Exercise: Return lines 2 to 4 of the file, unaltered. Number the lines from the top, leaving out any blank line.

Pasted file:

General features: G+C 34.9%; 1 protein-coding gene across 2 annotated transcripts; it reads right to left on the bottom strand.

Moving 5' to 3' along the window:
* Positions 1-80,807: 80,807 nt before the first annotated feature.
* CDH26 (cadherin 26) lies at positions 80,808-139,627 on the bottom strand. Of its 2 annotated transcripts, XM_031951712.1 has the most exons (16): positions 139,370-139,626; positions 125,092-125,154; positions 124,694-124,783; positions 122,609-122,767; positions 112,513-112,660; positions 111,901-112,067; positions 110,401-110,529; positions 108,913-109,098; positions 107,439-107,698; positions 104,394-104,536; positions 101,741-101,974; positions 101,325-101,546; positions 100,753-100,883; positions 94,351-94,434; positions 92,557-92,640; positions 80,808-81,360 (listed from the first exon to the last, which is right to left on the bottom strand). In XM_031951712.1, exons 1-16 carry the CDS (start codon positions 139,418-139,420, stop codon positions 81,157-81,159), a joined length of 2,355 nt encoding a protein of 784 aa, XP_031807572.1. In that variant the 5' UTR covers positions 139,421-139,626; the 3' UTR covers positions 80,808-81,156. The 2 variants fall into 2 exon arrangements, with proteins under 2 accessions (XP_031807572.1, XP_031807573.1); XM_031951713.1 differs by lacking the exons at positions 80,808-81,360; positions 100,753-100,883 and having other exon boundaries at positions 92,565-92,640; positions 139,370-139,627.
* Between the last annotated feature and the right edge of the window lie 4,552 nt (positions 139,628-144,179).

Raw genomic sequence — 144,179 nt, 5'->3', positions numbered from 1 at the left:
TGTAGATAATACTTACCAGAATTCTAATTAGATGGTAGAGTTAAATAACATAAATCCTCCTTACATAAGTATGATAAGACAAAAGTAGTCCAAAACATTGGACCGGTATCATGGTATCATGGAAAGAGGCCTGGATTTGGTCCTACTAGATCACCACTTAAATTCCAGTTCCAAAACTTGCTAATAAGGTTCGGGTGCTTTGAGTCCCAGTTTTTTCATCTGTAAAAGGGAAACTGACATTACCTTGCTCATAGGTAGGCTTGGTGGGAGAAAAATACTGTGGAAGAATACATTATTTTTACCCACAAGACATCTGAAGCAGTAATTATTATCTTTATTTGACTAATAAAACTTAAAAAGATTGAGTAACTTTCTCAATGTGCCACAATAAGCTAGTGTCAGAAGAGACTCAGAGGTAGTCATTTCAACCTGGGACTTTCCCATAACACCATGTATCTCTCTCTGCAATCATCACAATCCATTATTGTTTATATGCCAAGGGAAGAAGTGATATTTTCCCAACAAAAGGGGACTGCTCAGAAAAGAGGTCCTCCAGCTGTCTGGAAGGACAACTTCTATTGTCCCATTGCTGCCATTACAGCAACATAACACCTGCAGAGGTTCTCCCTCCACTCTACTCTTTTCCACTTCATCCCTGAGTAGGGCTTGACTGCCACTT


Moving 5' to 3' along the window:
* Positions 1-80,807: 80,807 nt before the first annotated feature.
* CDH26 (cadherin 26) lies at positions 80,808-139,627 on the bottom strand. Of its 2 annotated transcripts, XM_031951712.1 has the most exons (16): positions 139,370-139,626; positions 125,092-125,154; positions 124,694-124,783; positions 122,609-122,767; positions 112,513-112,660; positions 111,901-112,067; positions 110,401-110,529; positions 108,913-109,098; positions 107,439-107,698; positions 104,394-104,536; positions 101,741-101,974; positions 101,325-101,546; positions 100,753-100,883; positions 94,351-94,434; positions 92,557-92,640; positions 80,808-81,360 (listed from the first exon to the last, which is right to left on the bottom strand). In XM_031951712.1, exons 1-16 carry the CDS (start codon positions 139,418-139,420, stop codon positions 81,157-81,159), a joined length of 2,355 nt encoding a protein of 784 aa, XP_031807572.1. In that variant the 5' UTR covers positions 139,421-139,626; the 3' UTR covers positions 80,808-81,156. The 2 variants fall into 2 exon arrangements, with proteins under 2 accessions (XP_031807572.1, XP_031807573.1); XM_031951713.1 differs by lacking the exons at positions 80,808-81,360; positions 100,753-100,883 and having other exon boundaries at positions 92,565-92,640; positions 139,370-139,627.